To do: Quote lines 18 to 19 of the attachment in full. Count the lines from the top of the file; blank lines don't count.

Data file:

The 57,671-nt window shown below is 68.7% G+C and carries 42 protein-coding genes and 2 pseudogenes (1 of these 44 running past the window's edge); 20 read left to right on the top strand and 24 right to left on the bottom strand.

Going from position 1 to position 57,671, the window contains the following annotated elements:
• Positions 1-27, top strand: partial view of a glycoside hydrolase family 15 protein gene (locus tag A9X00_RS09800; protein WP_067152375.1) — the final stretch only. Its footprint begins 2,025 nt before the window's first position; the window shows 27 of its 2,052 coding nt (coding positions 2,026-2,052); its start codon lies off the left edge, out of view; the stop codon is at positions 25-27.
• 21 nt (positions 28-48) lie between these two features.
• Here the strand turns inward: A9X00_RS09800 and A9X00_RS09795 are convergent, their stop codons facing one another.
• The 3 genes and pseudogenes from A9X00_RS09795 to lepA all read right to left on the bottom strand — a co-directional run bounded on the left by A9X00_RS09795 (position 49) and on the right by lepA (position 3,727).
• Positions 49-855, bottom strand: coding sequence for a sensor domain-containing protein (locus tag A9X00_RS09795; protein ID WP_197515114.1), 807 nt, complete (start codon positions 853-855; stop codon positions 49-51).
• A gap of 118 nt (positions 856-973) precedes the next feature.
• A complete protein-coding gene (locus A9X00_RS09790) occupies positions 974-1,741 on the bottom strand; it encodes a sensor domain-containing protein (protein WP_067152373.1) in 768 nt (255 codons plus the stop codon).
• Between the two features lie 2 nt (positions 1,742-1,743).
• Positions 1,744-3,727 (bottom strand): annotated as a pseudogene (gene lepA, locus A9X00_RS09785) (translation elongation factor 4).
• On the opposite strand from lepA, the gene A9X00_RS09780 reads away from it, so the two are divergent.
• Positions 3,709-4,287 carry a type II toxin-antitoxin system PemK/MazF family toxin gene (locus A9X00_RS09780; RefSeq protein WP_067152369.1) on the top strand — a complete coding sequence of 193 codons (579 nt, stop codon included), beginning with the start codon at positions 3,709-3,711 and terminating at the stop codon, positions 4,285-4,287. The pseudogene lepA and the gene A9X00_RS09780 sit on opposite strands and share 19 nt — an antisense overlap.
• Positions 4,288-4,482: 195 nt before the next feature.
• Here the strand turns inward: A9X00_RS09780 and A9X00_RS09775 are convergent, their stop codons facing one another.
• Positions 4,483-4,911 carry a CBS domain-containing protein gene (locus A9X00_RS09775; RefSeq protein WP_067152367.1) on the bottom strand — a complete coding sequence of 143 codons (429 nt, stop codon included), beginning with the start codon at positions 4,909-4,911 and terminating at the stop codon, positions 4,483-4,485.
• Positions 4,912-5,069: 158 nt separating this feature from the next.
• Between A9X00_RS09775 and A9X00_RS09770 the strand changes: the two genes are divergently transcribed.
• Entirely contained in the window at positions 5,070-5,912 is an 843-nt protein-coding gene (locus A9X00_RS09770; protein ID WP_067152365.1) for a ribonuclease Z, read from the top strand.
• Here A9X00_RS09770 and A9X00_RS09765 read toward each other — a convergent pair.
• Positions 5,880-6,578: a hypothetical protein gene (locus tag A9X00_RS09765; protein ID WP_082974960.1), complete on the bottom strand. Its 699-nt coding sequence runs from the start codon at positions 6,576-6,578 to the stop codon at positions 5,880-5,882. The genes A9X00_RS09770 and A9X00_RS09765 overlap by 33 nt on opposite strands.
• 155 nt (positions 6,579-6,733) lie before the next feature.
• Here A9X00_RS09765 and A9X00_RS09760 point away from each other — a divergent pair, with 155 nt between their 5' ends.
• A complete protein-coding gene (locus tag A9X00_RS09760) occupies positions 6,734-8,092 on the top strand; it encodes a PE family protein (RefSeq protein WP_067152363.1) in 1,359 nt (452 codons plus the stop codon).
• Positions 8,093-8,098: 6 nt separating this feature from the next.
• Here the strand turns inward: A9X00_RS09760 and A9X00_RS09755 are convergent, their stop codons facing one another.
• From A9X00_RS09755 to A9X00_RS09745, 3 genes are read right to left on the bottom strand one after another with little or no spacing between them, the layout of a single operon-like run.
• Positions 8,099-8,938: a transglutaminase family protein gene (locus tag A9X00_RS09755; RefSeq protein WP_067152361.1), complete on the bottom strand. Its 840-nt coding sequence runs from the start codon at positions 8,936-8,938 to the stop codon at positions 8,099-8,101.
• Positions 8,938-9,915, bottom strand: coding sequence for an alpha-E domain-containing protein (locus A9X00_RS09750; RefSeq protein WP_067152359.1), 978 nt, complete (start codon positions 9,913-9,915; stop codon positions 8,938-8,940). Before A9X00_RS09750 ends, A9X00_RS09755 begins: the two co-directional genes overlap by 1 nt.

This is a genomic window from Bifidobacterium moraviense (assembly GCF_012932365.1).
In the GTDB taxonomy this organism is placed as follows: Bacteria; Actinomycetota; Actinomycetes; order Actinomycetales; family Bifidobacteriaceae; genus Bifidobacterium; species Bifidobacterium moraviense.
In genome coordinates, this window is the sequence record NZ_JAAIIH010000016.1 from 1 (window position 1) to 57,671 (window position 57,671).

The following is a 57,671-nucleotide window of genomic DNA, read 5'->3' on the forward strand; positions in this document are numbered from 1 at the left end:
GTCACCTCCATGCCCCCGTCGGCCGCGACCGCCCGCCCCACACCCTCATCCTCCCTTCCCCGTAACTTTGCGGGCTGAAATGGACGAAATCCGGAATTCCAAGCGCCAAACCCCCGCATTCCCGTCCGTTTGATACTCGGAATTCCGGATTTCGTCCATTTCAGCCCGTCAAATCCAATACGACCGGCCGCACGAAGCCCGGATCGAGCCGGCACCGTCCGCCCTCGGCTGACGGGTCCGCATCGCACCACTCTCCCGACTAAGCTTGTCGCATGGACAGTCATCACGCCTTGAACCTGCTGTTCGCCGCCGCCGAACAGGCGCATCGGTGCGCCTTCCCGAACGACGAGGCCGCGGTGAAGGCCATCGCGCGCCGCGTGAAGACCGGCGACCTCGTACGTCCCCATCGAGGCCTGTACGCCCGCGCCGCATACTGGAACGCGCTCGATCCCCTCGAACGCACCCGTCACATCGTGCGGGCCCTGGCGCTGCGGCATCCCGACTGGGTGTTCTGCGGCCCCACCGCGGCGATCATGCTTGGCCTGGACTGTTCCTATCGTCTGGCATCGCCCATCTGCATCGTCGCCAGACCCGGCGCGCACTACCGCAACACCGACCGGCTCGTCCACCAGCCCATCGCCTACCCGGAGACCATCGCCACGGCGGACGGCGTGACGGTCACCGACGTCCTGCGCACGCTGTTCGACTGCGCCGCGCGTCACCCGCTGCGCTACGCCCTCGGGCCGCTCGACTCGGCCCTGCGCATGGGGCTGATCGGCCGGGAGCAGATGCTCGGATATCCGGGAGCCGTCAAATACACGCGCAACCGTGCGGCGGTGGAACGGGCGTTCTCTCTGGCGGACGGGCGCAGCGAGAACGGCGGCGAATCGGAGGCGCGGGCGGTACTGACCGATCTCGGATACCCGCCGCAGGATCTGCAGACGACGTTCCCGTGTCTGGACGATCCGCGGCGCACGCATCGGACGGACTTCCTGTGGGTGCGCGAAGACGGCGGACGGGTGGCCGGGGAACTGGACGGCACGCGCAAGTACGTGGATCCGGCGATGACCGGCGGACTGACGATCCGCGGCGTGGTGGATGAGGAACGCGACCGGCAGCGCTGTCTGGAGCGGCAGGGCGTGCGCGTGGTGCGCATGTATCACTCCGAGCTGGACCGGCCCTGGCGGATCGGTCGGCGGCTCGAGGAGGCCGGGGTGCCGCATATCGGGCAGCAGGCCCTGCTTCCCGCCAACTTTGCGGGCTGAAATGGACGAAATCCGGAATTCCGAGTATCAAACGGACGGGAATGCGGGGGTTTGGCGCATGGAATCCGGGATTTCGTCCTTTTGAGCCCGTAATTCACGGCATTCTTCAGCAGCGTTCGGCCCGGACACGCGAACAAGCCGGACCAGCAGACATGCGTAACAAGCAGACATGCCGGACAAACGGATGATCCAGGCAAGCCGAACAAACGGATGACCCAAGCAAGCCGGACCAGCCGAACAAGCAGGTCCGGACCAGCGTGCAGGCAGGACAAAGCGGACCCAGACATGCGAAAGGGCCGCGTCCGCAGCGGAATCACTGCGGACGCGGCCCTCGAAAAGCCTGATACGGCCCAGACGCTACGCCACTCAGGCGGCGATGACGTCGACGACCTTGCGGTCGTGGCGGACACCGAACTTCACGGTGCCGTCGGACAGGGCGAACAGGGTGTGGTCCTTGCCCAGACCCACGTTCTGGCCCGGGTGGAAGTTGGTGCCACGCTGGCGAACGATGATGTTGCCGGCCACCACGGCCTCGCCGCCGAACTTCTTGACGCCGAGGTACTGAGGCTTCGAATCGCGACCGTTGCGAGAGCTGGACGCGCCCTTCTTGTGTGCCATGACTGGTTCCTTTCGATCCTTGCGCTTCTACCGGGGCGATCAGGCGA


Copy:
• Between A9X00_RS09775 and A9X00_RS09770 the strand changes: the two genes are divergently transcribed.
• Entirely contained in the window at positions 5,070-5,912 is an 843-nt protein-coding gene (locus A9X00_RS09770; protein ID WP_067152365.1) for a ribonuclease Z, read from the top strand.